Eliseo Gilbreath

On February 15, 2022, our lives changed forever. Our 3rd son, Eliseo, was diagnosed with B-Cell Acute Lymphoblastic Leukemia. He is in the high-risk category due to his age of 11. This all started early in 2021. He started having some minor pains in his legs that we had just put off as growing pains. In September, he came down with Covid, and from there, we noticed that his fever went down but never really went away. This was also when the pain increased, but it was not daily. I took him to the doctor, where they had me alternate Tylenol and Motrin because there wasn't anything that seemed to be too terribly wrong. His knee started to swell in November, and the pain was unbearable. I took him to the ER, and he had fluid in his knee. They gave him some crutches and told us to continue with Tylenol and Motrin and follow up with our primary doctor; they suspected rheumatoid arthritis or Leukemia. My insurance was about to run out at the end of December, so I decided to get him in with an orthopedic specialist. They did another x-ray and said that the fluid was not there. The pain in his knee, however, was. It was tender to the touch, and it even felt hot. They did some labs, but the only thing that was elevated was his CRP and Sedrate, but not to the point that it caused any genuine concern. Leukemia was highly unlikely because his white blood cell count was average. More tests would need to be run to determine JRA, but we would have to wait for the marketplace insurance. There was a time when he had yet another episode of unbearable pain, and this time I took him to a standalone emergency room in the next town over, but there wasn't anything that alarmed them, so they sent us home. In January, we had no insurance, but I needed a note for school to limit activity and see when he would be able to get off the crutches. We got the note, and the crutches were, as needed. In February, we went to urgent care in the next town over; this was the same place that had diagnosed him with Covid in September. They did some x-rays, and since there was nothing of concern, they decided to send us home. Before they did, I asked them to pull his chart from September and check his weight. People from school had voiced some concern, but I see him daily as his mother, and the change was not noticeable. I knew something had changed, but it did not seem drastic. They pulled his chart, and he indeed had lost 15 lbs in 5 months, weighing 86 in September and 71 that day. Later on, I decided to take some pictures for a side-by-side comparison. I collaged the image I took at the clinic with some from September when he signed up for the band. The change WAS indeed drastic! It didn't sit well with me AT ALL!I shared my concern with family and friends; many gave me ideas on where to go. That evening we drove to Cook's in Fort Worth and arrived around 12:30 AM. They admitted us due to his CRP rate being at a level of 22 when an average rate should be a 2. We were settled in a room and were quickly seen by multiple physicians, each with a different specialty. They did more labs; they took x-rays. There was hardly any time for sleep; I was wide awake because I was just so worried; I wanted answers! Later that day, the Rheumatologist came to see me and asked me to step out. She was straightforward and told me they suspected cancer; his LDH levels were at 3500. At this point, I called my husband; I just couldn't do it by myself anymore.. he immediately started the 5-hour drive to us. They sent in an oncologist. All further testing was put on hold, and the oncologist ordered a bone marrow for the next day. They took us back to do the MRI that evening as well. Dad arrived, and we got some rest. The next day, they took us up to get the bone marrow done, and we learned a few details about the MRI; he had lesions all over his body, from his collar bone down to his feet. I felt so bad! All the nights, he fell asleep in pain, and all I could do was give him Tylenol or Motrin! Around 4 pm that same day, the oncologist came to our room. He confirmed our greatest fear. Our son had cancer.. I have no words to describe what I felt, what I still feel... numb.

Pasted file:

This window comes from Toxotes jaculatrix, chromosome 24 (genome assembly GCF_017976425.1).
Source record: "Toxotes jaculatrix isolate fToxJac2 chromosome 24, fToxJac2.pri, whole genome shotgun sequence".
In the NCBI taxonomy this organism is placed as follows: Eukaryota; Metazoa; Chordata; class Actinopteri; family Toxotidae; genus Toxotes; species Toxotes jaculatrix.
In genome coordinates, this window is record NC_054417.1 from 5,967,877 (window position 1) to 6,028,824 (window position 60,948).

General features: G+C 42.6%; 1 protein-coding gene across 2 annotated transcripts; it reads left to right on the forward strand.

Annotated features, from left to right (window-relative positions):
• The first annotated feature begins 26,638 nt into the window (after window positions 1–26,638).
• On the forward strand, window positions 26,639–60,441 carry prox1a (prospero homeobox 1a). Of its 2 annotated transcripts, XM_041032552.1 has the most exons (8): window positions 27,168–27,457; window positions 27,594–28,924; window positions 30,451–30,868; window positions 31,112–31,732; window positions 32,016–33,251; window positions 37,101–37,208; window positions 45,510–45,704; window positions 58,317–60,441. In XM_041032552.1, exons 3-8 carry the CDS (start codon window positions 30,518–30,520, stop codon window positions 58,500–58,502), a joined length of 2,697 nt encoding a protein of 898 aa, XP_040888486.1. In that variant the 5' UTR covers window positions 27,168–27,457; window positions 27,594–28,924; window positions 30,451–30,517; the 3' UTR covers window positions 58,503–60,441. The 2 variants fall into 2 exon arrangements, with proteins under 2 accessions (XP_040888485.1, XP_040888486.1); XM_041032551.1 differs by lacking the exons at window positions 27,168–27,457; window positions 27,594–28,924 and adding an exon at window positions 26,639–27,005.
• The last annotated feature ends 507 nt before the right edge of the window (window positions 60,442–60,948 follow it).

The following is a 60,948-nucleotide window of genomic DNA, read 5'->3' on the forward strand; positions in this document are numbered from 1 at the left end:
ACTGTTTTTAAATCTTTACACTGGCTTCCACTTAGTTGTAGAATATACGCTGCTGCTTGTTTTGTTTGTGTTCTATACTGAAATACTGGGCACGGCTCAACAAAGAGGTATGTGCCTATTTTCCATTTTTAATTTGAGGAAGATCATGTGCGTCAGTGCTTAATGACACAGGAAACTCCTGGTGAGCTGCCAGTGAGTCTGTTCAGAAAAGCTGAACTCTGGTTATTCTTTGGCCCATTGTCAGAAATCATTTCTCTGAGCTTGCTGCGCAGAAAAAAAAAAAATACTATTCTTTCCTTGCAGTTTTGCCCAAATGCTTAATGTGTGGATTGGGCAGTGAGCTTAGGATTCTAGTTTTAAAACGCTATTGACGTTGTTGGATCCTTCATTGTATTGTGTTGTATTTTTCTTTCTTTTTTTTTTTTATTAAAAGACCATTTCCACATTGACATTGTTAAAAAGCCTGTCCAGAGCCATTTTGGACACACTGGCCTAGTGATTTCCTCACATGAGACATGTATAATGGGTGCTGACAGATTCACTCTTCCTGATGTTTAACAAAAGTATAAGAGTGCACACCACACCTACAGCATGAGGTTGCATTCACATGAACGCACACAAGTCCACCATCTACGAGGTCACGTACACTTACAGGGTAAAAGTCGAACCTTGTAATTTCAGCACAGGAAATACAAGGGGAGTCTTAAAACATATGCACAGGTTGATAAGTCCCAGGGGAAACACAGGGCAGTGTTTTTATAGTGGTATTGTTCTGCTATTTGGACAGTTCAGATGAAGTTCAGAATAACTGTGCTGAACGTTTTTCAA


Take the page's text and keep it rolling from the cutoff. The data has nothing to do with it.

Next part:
They immediately scheduled him for a port insert and his first lumbar puncture where they did a spinal tap and round of chemo through his spine; this was done on the next day, 2/16. That same day we learned that our insurance only covered the emergency part and that admittance was not covered, so they would have to transfer us for treatment. Our options were medical city in Dallas or St Judes in Memphis. I asked about UMC in Lubbock because it was closer to home, and I still had three other boys! They looked into it, and it was something we could do! So we are doing treatments at UMC and are about to start the consolidation phase of treatment. We still have 2 to 3 years of ongoing treatment. For now, Eliseo and I are staying long-term at the RMH in Lubbock. Since it is still a 3hour drive from home and the side effects can be severe, we need to be close to the hospital.

Throughout this, I cannot jump back into the workforce; my unemployment stopped because I am unavailable to work. I will be his full-time caregiver and teacher since he will be unable to return to public school for a while. Most likely his freshman year.

Thank you all so much for the continued support and prayers!

Follow his group on Facebook to stay UTD on his progress.


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